Campaign Base Camp: The Town of Ardhmen
The port town of Ardhmen in Syrkarn is a welcome sight for those making the months-long sea voyage from Khorvaire. Even so, a first impression of this ramshackle collection of fishing huts, tents, and patchwork buildings can leave explorers somewhat underwhelmed. Ardhmen is more than it appears, however, as detailed by designer Scott Fitzgerald Gray.
Sarlona is a land of lost histories, contemporary intrigues, and clashing cultures, and nowhere is this more evident than in Syrkarn. Though nominally a protectorate of Riedra, Syrkarn and its people have never been under the direct control of the Inspired. Today, this nation is the land of Riedran exiles, native eneko (half-giant descendants of the ogre kingdoms of old), and the adventurers who seek to uncover Sarlona's secrets.
A generation ago, the town of Ardhmen was a fishing village built up on the rubble of a city that had flourished and fallen twelve hundred years before. Today, the fishing boats and their weathered crews still ply the waters off the Syrkarn coast, but their huts and drying racks are surrounded by an ever-increasing number of farmers, traders, guides, and adventurers. Though still a small town, Ardhmen has become perhaps the most important small town in Sarlona. Kalashtar returning from Khorvaire to Adar, adventurers hoping to cross the frontier into Riedra, and those seeking to explore the wonders of Syrkarn itself all start out from Ardhmen's stone docks.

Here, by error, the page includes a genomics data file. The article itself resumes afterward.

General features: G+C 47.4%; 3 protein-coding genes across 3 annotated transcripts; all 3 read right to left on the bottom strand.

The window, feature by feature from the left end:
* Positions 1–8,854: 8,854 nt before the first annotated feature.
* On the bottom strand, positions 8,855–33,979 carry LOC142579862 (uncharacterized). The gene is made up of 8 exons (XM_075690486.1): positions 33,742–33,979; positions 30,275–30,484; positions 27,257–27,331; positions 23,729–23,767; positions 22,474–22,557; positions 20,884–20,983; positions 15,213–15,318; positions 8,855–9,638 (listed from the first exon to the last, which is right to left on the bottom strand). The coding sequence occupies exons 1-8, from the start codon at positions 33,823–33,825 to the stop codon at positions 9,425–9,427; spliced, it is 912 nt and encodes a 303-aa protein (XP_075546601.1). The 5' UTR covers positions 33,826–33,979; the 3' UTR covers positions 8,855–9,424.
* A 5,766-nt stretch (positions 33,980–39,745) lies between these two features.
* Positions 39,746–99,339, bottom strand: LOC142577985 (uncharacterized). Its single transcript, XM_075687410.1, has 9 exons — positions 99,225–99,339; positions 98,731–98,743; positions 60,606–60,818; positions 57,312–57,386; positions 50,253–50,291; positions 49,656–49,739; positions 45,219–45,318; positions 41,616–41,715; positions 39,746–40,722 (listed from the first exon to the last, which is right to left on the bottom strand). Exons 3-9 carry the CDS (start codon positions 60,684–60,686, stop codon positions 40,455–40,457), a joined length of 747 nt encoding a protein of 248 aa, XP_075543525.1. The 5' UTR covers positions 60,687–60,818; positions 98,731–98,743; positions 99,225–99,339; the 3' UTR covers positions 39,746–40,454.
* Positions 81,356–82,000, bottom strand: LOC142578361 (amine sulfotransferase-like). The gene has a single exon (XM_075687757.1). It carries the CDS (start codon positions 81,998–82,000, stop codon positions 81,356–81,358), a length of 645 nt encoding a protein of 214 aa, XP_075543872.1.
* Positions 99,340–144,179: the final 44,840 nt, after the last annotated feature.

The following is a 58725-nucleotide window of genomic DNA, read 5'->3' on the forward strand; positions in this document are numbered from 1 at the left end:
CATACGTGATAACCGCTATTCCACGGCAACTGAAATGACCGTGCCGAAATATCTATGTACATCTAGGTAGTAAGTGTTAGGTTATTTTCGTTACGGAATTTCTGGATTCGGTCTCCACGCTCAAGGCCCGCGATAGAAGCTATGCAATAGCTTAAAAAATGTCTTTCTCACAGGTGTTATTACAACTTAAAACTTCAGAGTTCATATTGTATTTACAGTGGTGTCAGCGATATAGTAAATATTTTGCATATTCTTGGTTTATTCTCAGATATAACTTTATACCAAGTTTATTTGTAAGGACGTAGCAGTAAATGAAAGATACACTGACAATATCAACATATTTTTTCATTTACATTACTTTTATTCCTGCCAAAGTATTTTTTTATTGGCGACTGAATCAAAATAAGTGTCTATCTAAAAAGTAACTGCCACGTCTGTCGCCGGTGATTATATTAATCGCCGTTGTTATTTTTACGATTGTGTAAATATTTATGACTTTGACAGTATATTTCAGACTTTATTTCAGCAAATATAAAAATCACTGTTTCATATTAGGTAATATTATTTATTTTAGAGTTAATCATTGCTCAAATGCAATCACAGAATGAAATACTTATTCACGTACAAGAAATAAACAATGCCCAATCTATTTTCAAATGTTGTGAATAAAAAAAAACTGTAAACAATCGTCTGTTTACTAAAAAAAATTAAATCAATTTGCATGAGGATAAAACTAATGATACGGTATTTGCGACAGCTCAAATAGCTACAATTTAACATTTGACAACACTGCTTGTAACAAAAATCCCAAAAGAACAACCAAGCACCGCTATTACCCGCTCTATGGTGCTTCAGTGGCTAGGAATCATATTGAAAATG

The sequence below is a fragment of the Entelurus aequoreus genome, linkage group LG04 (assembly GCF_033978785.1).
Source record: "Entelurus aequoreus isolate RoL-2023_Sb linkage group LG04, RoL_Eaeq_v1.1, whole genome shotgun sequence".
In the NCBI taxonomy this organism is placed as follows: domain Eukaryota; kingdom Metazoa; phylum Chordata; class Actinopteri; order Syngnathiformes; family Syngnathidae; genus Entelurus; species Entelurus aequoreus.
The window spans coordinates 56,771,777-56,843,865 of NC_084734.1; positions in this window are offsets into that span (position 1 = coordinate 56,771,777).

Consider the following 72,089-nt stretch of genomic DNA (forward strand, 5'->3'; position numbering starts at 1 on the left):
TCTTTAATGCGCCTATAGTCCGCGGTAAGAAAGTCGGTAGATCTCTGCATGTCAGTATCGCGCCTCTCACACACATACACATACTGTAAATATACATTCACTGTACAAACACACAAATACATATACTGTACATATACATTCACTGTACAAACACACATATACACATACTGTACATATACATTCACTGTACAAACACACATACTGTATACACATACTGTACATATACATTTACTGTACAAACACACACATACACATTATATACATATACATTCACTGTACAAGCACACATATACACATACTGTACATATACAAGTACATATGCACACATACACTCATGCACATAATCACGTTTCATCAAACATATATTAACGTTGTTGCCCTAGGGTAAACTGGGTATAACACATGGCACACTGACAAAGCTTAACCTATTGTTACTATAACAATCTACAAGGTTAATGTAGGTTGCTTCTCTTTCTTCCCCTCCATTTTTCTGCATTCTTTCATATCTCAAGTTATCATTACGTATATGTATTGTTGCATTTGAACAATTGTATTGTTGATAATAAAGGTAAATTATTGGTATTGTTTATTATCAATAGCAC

Small Town, Population 1,400-1,600
"Ardhmen!" they called out a half-hour before, but in all that time, you've been scanning the horizon to no avail. Your passage has calmed since the ship rounded the cape and left the Sea of Rage behind, but though you can see other ships ahead, the city remains somehow obscured from your sight.
Then you realize suddenly that the reason you can't see the city is that there isn't one.
Before you, the great stone docks of the past eclipse a field of fishing cogs and haphazardly scattered neighborhoods of canvas, sod, and stone. A half-dozen wood-frame buildings along the waterfront rise to a story-and-a-half, but the remainder of the town is all single-floored huts and longhouses spread against the setting sun. In Stormreach, you remember the ruins climbing skyward from the steep shoreline, but the flatness here makes it hard to tell where the shore even begins. In Sharn, you've seen house enclaves that took up more space than this.
The Gateway to Sarlona, they called it when you boarded the ship in Regalport all those months ago. You realize now why they were smiling.
Despite its small size and almost complete lack of history, Ardhmen serves as the point of arrival for many Khorvairian adventurers and explorers bound for Syrkarn and Riedra itself. Most legitimate trade ships from Khorvaire make for the major ports of Riedra, but the Inspired allow no unauthorized vessels in their waters. Ardhmen is likewise the most common starting point for adventurers bound for Adar, since its treacherous shores offer few landing sites and little protection from the Riedran forces who besiege that land.